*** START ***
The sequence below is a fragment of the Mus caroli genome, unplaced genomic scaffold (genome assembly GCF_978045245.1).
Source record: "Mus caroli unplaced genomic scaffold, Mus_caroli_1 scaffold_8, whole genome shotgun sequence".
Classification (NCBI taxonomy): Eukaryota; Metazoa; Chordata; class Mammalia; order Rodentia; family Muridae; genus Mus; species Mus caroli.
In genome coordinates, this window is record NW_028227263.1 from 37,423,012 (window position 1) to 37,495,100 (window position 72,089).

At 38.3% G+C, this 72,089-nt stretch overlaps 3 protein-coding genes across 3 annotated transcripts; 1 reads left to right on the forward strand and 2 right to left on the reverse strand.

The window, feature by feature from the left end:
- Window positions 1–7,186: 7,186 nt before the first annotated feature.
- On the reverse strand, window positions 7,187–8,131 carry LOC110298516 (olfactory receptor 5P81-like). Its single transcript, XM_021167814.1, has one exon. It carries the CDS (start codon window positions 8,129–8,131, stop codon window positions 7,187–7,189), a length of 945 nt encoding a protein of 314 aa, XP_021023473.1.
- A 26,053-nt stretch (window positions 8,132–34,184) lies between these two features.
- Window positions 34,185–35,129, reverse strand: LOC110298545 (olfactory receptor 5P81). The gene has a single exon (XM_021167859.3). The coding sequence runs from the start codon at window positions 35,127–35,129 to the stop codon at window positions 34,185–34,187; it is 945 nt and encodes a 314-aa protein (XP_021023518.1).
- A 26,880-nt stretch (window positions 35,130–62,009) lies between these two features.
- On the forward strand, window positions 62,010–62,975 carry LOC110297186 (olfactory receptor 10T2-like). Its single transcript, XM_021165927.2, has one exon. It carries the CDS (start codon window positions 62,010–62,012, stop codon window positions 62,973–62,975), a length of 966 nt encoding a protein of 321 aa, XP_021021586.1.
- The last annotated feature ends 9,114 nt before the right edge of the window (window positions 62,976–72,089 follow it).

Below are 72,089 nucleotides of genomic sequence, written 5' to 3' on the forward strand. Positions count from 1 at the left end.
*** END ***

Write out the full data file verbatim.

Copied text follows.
The sequence below is a fragment of the Mus caroli genome, unplaced genomic scaffold (genome assembly GCF_978045245.1).
Source record: "Mus caroli unplaced genomic scaffold, Mus_caroli_1 scaffold_8, whole genome shotgun sequence".
Classification (NCBI taxonomy): Eukaryota; Metazoa; Chordata; class Mammalia; order Rodentia; family Muridae; genus Mus; species Mus caroli.
In genome coordinates, this window is record NW_028227263.1 from 37,423,012 (window position 1) to 37,495,100 (window position 72,089).

At 38.3% G+C, this 72,089-nt stretch overlaps 3 protein-coding genes across 3 annotated transcripts; 1 reads left to right on the forward strand and 2 right to left on the reverse strand.

The window, feature by feature from the left end:
- Window positions 1–7,186: 7,186 nt before the first annotated feature.
- On the reverse strand, window positions 7,187–8,131 carry LOC110298516 (olfactory receptor 5P81-like). Its single transcript, XM_021167814.1, has one exon. It carries the CDS (start codon window positions 8,129–8,131, stop codon window positions 7,187–7,189), a length of 945 nt encoding a protein of 314 aa, XP_021023473.1.
- A 26,053-nt stretch (window positions 8,132–34,184) lies between these two features.
- Window positions 34,185–35,129, reverse strand: LOC110298545 (olfactory receptor 5P81). The gene has a single exon (XM_021167859.3). The coding sequence runs from the start codon at window positions 35,127–35,129 to the stop codon at window positions 34,185–34,187; it is 945 nt and encodes a 314-aa protein (XP_021023518.1).
- A 26,880-nt stretch (window positions 35,130–62,009) lies between these two features.
- On the forward strand, window positions 62,010–62,975 carry LOC110297186 (olfactory receptor 10T2-like). Its single transcript, XM_021165927.2, has one exon. It carries the CDS (start codon window positions 62,010–62,012, stop codon window positions 62,973–62,975), a length of 966 nt encoding a protein of 321 aa, XP_021021586.1.
- The last annotated feature ends 9,114 nt before the right edge of the window (window positions 62,976–72,089 follow it).

Below are 72,089 nucleotides of genomic sequence, written 5' to 3' on the forward strand. Positions count from 1 at the left end.